When is it recommendable to undergo surgery?
Surgical treatment of De Quervain´s syndrome (tenosynovitis) is recommendable when:
- the conservative therapy approach went over weeks and months without providing the wanted results
- the patient experiences strong pain and the first extensor compartment is severely thickened
- the patient does not respond well to any conservative treatment because he/she disposes of three relevant tendons (as opposed to two). This relatively frequent anatomic phenomenon may persist without providing any symptoms for years or even decades.
What if you wait too long before undergoing surgery?
There is no concern as the De Quervain´s syndrome represents a benign non-infectious inflammation of the tendon sheath. So before deciding “pro and con” surgery a patient has all the time to try out the appropriate conservative therapy approaches first, prior to opt for surgery.
This also includes alternative therapy approaches like e.g. the low level laser therapy on tendon sheath inflammations.
Is an MRT (magnetic resonance tomography) required prior to surgery?
No. This is only required in isolated cases.
The image shows such a case. There is a tumor located within the operating site.
If in the neighboring tissue there are other conditions such as carpometacarpal osteoarthritis or similar degenerative alterations it may be necessary to perform an ultrasound exam or take an x-ray image.
What exactly happens during surgery?
The first extensor compartment has to be split.
In advanced cases the resection of inflamed tendon sheath tissue may be required as well as the release of tendon adhesions.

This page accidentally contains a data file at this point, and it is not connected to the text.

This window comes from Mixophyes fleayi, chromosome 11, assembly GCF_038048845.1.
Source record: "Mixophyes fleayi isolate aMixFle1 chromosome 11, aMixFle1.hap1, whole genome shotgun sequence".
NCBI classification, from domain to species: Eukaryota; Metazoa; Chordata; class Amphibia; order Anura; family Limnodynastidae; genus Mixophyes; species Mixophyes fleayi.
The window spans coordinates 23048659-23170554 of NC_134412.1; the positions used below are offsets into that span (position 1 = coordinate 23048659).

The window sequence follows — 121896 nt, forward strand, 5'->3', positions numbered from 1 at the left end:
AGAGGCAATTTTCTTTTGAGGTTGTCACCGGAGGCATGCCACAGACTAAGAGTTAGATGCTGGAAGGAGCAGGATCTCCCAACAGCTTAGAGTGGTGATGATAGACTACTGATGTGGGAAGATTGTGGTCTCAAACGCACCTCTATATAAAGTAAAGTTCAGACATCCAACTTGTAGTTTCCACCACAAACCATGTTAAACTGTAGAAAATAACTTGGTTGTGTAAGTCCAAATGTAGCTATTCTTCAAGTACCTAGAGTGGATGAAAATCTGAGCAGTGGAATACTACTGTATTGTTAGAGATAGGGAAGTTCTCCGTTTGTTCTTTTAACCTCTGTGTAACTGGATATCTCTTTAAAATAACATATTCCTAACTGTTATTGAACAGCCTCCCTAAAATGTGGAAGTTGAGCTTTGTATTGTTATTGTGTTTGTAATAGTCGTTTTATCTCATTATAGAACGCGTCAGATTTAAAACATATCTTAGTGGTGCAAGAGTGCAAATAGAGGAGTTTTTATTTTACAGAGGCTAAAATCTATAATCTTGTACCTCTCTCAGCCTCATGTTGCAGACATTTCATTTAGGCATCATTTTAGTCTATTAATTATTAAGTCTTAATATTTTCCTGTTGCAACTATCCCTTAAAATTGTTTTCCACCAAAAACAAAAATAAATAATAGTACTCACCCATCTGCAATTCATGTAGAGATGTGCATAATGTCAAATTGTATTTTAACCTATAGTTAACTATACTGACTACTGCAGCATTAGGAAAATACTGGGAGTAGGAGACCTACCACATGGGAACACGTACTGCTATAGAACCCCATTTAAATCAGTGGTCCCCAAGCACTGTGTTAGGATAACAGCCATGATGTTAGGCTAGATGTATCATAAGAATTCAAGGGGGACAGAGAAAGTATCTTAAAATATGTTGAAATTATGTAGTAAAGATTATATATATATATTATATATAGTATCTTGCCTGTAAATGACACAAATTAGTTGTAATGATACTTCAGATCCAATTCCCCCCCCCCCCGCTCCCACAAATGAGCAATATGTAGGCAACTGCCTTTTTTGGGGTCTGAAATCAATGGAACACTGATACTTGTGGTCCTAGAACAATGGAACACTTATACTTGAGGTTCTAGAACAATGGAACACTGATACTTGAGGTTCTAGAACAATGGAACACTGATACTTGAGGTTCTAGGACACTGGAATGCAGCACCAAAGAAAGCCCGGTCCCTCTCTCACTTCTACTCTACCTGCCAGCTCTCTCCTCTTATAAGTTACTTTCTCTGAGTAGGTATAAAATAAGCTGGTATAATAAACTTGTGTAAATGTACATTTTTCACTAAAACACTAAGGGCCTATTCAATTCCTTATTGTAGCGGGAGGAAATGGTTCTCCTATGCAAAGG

During surgery the incision will be placed right between the two arrows seen here.
Where does the incision go for this type of surgery?
An angular incision (black line) is placed above the first extensor compartment (image) in preparation of surgery.
Alternatively a transversal incision may be selected!
Next, the fatty layer is positioned aside in order to expose the constricted, deep-laying first extensor compartment. Once that happened, the first extensor compartment is fully divided. The now broader tendon canal will let the extensor tendons of the thumb slide unhindered.
The surgical effort is finalized after hemostasis by skin sutures and dressing of the wound. Some surgeons also apply a cast splint to stay on during the first days after surgery, as it will help reduce the pain.
Is this an outpatient procedure or will hospitalization be required?
Usually the procedure will be performed as outpatient procedure unless the patient suffers of other critical general conditions or if he/she cannot secure proper care while being at home. In these cases hospitalization may be the better option.